In the tax season 2014, 8 popular tax breaks disappeared as credits and deductions benefiting everyone from teachers and students to homeowners were scheduled to expire by the end 2013. The eight tax breaks that are missed most are as follows-
- Teachers' expenses- The Educator Expense Deduction aimed to help teachers cover the cost of classroom supplies like pens, paper and notebooks that their school did not reimburse them for. Elementary and secondary school teachers can qualify for deductions of up to $250 per year, even if they fail to document. It is important to note that nearly 4 million teachers deducted $915 million in school expenses in the year 2010.
- Tuition and fees- A deduction for tuition and fees of up to $4,000 was earlier available to parents and students paying for college.More than 2 million taxpayers claimed this break in 2010, saving more than $4 billion, according to the most recent data available from H&R Block.
- Mortgage insurance premiums- Earlier, homeowners were able to deduct their mortgage insurance premiums as residence interest. About 4.2 million taxpayers claimed the tax break in 2010, deducting a total of $5.6 billion in mortgage insurance premiums, according to H&R Block.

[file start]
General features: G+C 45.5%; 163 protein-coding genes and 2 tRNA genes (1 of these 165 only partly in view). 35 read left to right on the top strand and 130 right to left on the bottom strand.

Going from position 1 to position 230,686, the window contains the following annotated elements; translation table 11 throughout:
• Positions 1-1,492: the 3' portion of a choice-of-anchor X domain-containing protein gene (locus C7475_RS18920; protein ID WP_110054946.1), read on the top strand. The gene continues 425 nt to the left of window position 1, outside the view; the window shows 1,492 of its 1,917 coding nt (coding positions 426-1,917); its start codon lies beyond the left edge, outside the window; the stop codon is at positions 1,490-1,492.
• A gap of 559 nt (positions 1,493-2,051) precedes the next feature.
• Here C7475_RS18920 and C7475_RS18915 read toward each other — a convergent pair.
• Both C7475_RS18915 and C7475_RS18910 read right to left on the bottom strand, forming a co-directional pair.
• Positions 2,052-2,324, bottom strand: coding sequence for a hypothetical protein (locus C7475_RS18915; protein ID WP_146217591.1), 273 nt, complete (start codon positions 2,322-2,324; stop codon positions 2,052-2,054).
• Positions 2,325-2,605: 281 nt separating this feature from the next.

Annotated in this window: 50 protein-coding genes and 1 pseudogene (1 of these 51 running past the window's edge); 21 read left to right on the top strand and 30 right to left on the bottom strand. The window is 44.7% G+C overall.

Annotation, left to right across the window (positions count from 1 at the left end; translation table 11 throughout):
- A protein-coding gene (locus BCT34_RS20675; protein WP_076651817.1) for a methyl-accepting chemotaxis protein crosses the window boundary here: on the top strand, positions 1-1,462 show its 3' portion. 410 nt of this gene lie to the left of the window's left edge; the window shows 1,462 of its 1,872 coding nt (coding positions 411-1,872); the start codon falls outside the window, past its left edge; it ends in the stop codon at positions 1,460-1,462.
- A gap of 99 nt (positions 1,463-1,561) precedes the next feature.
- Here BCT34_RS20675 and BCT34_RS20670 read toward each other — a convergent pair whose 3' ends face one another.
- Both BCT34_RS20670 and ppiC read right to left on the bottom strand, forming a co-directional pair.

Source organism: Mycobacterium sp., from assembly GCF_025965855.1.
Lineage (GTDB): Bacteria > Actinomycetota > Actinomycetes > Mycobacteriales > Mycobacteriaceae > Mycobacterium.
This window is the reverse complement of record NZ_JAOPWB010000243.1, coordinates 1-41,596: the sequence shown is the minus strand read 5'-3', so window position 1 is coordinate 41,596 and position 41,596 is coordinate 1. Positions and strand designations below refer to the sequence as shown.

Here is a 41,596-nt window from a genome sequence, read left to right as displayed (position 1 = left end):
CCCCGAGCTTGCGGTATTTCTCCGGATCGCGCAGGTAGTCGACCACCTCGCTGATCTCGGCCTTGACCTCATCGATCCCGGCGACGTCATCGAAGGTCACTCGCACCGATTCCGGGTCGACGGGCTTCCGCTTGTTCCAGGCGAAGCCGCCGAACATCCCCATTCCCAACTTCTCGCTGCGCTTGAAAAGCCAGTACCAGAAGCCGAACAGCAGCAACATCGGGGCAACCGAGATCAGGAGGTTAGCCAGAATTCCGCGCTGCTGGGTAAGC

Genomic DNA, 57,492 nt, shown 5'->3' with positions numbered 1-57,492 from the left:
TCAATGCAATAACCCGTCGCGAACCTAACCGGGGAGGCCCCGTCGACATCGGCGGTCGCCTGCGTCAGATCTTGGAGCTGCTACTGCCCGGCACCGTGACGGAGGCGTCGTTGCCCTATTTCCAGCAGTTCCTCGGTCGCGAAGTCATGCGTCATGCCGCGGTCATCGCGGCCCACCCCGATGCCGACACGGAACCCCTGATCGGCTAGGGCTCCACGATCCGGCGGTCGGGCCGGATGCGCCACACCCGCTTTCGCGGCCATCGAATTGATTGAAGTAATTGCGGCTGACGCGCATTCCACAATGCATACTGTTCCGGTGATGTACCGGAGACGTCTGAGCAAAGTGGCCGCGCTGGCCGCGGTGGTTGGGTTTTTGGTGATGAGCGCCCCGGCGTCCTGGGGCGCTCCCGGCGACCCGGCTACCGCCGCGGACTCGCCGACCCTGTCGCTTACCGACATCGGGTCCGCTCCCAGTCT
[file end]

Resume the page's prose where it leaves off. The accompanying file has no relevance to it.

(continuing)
- Mortgage debt forgiveness- This tax break that has been in effect since 2007 allowing struggling homeowners to exclude any debt forgiveness they were granted from a bank when calculating their taxable income.
- State and local sales tax- In states without an income tax, like Florida and Alaska, taxpayers have been able to deduct state and local general sales taxes instead of taking the income tax deduction. In 2010, 57 million taxpayers claimed more than $16.4 billion in deductions this way.
- Donations through your IRA- Retirees older than 70-and-a-half had been able to make non-taxable charitable donations of up to $100,000 directly from their IRA disbursements. But now, they need to take the disbursement first, making it a part of their taxable income.
- Commuter costs- Earlier, commuters who took mass transits like trains or buses to work were able to receive $245 a month (or $2,940 per year) in tax-free money toward those expenses. Now, after the perk expired on January 1, commuters are able to write off just $130 per month- $1,560 a year.
- Energy-efficiency- This break is only available for people who have not claimed received credits totaling $500 in past years. The credit has ranged in value since taking effect in 2006.